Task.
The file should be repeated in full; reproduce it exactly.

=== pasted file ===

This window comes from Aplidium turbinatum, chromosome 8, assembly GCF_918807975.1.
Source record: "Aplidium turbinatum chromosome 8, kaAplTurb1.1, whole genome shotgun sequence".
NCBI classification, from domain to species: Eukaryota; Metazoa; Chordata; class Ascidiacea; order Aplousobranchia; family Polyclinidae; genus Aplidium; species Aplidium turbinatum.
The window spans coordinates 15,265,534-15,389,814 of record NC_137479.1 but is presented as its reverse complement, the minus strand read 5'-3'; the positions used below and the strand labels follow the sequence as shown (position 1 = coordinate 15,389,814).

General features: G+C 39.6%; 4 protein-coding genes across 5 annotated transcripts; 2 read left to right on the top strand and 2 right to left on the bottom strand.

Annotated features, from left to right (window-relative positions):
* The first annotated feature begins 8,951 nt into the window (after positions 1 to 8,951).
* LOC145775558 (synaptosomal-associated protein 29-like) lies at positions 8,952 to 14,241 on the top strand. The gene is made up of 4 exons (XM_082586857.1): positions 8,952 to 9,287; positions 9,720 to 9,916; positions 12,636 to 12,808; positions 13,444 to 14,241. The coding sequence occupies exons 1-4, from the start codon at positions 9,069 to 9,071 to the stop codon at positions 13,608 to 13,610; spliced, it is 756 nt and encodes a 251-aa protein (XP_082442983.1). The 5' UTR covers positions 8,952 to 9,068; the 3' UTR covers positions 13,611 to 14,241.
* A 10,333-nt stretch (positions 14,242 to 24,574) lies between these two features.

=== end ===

This window comes from Aplidium turbinatum, chromosome 8, assembly GCF_918807975.1.
Source record: "Aplidium turbinatum chromosome 8, kaAplTurb1.1, whole genome shotgun sequence".
NCBI classification, from domain to species: Eukaryota; Metazoa; Chordata; class Ascidiacea; order Aplousobranchia; family Polyclinidae; genus Aplidium; species Aplidium turbinatum.
The window spans coordinates 15,265,534-15,389,814 of record NC_137479.1 but is presented as its reverse complement, the minus strand read 5'-3'; the positions used below and the strand labels follow the sequence as shown (position 1 = coordinate 15,389,814).

General features: G+C 39.6%; 4 protein-coding genes across 5 annotated transcripts; 2 read left to right on the top strand and 2 right to left on the bottom strand.

Annotated features, from left to right (window-relative positions):
* The first annotated feature begins 8,951 nt into the window (after positions 1 to 8,951).
* LOC145775558 (synaptosomal-associated protein 29-like) lies at positions 8,952 to 14,241 on the top strand. The gene is made up of 4 exons (XM_082586857.1): positions 8,952 to 9,287; positions 9,720 to 9,916; positions 12,636 to 12,808; positions 13,444 to 14,241. The coding sequence occupies exons 1-4, from the start codon at positions 9,069 to 9,071 to the stop codon at positions 13,608 to 13,610; spliced, it is 756 nt and encodes a 251-aa protein (XP_082442983.1). The 5' UTR covers positions 8,952 to 9,068; the 3' UTR covers positions 13,611 to 14,241.
* A 10,333-nt stretch (positions 14,242 to 24,574) lies between these two features.